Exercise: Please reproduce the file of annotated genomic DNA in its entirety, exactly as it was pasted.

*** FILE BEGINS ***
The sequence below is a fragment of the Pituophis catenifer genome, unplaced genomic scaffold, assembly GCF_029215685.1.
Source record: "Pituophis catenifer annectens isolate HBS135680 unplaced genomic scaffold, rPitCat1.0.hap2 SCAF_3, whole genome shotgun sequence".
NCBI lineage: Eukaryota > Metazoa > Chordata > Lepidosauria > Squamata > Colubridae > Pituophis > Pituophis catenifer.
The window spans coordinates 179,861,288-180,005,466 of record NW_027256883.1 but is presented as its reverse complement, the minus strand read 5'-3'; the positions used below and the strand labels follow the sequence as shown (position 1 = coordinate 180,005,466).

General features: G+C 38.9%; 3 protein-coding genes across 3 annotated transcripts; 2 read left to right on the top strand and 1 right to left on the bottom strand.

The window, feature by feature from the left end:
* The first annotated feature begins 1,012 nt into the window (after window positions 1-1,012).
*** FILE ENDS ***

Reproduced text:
The sequence below is a fragment of the Pituophis catenifer genome, unplaced genomic scaffold, assembly GCF_029215685.1.
Source record: "Pituophis catenifer annectens isolate HBS135680 unplaced genomic scaffold, rPitCat1.0.hap2 SCAF_3, whole genome shotgun sequence".
NCBI lineage: Eukaryota > Metazoa > Chordata > Lepidosauria > Squamata > Colubridae > Pituophis > Pituophis catenifer.
The window spans coordinates 179,861,288-180,005,466 of record NW_027256883.1 but is presented as its reverse complement, the minus strand read 5'-3'; the positions used below and the strand labels follow the sequence as shown (position 1 = coordinate 180,005,466).

General features: G+C 38.9%; 3 protein-coding genes across 3 annotated transcripts; 2 read left to right on the top strand and 1 right to left on the bottom strand.

The window, feature by feature from the left end:
* The first annotated feature begins 1,012 nt into the window (after window positions 1-1,012).